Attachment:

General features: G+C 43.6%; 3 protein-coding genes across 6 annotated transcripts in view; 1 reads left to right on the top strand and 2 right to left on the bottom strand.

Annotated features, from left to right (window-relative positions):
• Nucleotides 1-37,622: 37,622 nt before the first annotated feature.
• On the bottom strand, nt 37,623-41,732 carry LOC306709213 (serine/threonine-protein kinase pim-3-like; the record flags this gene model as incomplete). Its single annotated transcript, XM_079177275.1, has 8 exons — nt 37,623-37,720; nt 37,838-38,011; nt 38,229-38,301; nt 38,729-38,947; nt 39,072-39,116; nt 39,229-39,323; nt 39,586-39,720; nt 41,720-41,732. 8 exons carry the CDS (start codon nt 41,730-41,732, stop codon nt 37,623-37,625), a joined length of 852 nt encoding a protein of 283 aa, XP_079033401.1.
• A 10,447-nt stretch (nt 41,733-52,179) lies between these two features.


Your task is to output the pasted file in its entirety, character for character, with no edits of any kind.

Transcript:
General features: G+C 43.6%; 3 protein-coding genes across 6 annotated transcripts in view; 1 reads left to right on the top strand and 2 right to left on the bottom strand.

Annotated features, from left to right (window-relative positions):
• Nucleotides 1-37,622: 37,622 nt before the first annotated feature.
• On the bottom strand, nt 37,623-41,732 carry LOC306709213 (serine/threonine-protein kinase pim-3-like; the record flags this gene model as incomplete). Its single annotated transcript, XM_079177275.1, has 8 exons — nt 37,623-37,720; nt 37,838-38,011; nt 38,229-38,301; nt 38,729-38,947; nt 39,072-39,116; nt 39,229-39,323; nt 39,586-39,720; nt 41,720-41,732. 8 exons carry the CDS (start codon nt 41,730-41,732, stop codon nt 37,623-37,625), a joined length of 852 nt encoding a protein of 283 aa, XP_079033401.1.
• A 10,447-nt stretch (nt 41,733-52,179) lies between these two features.